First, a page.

It was two years ago this week that level:deepsouth went online. I had had the idea for a while before that, since there was no publication, no project, no website – not that I could find – devoted solely to Generation X in the Deep South. I had pondered first whether such a project could be a newspaper or magazine, whether it should be a book, then I gave in to the reality that, even though we were raised on print, this is now an internet world. And while I am an editor, this subject is larger than a single print anthology or similar work.
The project is devoted to collecting, archiving, and sharing stories, images, videos, texts, and links that speak to what it was like growing up in the Deep South in the 1970s, ’80s, and ’90s. You can read my editor’s introduction “Definitions, Numbers, An Exodus, and the Stories” for a better idea on what that means more specifically, but I’ll add this. In the 2000s, I worked on quite a few projects that collected the stories and images from the Civil Rights movement. By that time, most movement veterans were elderly or close to it – having been born in the 1940s or earlier – and there were obvious challenges associated with talking with them at that late date: foggy memories, re-interpretations over time, forgotten names, lost photographs. Often, in response to a question, we would hear, “You know, that was a long time ago . . .” which was then followed by a shaky recollection. Those experiences lead me to devise the idea for level:deepsouth. In the 2010s, GenXers were in our 30s and 40s, a prime age range for remembering and retelling stories from the 1970s, 1980s, and 1990s. Perhaps, I waited too long to begin, but let’s be honest: we’re not exactly “old” . . . yet.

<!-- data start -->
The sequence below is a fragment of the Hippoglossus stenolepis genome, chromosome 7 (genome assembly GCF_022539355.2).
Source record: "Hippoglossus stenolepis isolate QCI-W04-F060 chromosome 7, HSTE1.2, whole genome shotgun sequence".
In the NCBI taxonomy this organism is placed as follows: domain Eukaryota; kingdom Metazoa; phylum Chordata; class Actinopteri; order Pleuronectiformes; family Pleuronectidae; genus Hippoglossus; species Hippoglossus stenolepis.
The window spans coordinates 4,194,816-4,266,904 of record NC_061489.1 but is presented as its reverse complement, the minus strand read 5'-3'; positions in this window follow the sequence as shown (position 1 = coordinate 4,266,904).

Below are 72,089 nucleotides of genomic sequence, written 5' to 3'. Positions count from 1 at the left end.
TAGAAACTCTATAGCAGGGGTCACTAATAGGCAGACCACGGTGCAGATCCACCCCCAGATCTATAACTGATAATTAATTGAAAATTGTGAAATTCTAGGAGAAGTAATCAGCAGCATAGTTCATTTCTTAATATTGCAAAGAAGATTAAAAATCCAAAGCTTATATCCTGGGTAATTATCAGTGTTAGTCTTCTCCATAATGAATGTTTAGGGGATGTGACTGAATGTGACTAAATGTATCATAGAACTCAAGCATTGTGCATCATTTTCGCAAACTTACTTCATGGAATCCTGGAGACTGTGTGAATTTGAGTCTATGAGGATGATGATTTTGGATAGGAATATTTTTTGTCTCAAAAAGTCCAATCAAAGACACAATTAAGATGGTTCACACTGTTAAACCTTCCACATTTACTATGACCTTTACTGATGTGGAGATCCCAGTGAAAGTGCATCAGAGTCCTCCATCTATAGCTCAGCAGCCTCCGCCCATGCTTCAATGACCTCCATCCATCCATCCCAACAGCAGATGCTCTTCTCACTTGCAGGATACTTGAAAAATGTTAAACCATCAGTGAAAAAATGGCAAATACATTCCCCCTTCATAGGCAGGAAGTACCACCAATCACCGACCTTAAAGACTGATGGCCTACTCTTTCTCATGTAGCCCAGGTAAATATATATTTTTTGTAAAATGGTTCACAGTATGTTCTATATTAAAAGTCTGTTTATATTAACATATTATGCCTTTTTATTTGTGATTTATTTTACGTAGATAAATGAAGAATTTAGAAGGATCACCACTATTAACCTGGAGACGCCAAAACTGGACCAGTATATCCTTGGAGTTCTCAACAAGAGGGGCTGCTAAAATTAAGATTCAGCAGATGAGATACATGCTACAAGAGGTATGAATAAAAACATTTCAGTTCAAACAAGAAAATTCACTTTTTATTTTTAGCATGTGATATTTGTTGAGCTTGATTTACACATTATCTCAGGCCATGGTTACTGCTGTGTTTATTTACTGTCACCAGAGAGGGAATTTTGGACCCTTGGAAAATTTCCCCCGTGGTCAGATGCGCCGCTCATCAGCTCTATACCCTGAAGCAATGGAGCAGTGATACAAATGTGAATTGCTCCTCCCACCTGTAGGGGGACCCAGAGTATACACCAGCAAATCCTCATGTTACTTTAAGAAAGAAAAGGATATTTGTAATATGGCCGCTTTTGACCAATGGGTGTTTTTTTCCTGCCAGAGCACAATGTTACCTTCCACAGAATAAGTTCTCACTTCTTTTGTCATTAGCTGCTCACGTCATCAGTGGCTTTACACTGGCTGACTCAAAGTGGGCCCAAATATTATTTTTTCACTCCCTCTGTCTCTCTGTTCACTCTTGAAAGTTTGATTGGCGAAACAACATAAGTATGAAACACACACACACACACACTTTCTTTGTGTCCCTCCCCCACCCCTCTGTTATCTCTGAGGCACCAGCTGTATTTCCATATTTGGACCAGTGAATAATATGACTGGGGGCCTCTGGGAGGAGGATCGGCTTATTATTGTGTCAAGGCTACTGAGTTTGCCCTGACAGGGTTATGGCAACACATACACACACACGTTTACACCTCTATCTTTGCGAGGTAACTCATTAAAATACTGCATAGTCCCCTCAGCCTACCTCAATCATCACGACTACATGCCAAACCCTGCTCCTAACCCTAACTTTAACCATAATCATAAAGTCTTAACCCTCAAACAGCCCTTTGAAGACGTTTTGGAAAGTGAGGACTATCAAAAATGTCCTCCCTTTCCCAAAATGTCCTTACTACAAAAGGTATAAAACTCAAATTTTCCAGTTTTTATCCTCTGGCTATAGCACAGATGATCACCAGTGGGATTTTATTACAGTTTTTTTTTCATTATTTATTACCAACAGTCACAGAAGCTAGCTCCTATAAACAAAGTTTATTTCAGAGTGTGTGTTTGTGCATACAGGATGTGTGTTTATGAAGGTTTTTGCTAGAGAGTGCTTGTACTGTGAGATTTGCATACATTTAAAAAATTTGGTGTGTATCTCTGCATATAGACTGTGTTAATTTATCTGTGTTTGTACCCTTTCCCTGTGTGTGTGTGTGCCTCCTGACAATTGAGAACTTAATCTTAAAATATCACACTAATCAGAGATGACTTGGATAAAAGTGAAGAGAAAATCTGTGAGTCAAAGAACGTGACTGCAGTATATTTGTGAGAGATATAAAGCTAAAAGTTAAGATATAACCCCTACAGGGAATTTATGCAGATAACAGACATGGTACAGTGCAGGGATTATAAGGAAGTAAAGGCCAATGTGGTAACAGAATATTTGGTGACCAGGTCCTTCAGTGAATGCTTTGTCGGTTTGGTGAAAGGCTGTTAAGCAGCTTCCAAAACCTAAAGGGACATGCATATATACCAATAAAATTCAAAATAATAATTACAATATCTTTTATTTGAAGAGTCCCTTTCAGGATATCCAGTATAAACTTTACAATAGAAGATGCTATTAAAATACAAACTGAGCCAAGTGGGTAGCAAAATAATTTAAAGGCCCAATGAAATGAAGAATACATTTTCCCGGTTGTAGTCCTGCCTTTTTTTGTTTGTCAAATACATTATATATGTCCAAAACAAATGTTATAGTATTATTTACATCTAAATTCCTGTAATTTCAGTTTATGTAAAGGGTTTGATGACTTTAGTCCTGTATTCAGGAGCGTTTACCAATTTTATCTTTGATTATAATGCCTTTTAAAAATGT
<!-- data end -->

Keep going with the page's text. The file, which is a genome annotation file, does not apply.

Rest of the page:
Probably the most important thing to include here is that level:deepsouth remains open for submissions. The project has published some stories from Generation X, but there are a lot more out there. I have continued to track down sources for “the lists” and to write up scattered information for “tidbits, fragments, and ephemera,” but what will bring this project to life are the stories. To truly represent our generation in this place at that time will require more firsthand recollections. For those who aren’t confident in their writing ability, I am offering my editorial help. Finally, I’m aware that the lack of an author payment leads some writers to decline the opportunity, but as long as I’m funding the project with my own money, they’ll just have to miss out. (If anyone is confused by the lack of payment, please read this.)
We’ll see what the next year holds. No matter— if you grew up in Generation X in the Deep South, consider adding your voice to this fledgling cacophony. I’ll be here for a while longer to impose some order on that chaos.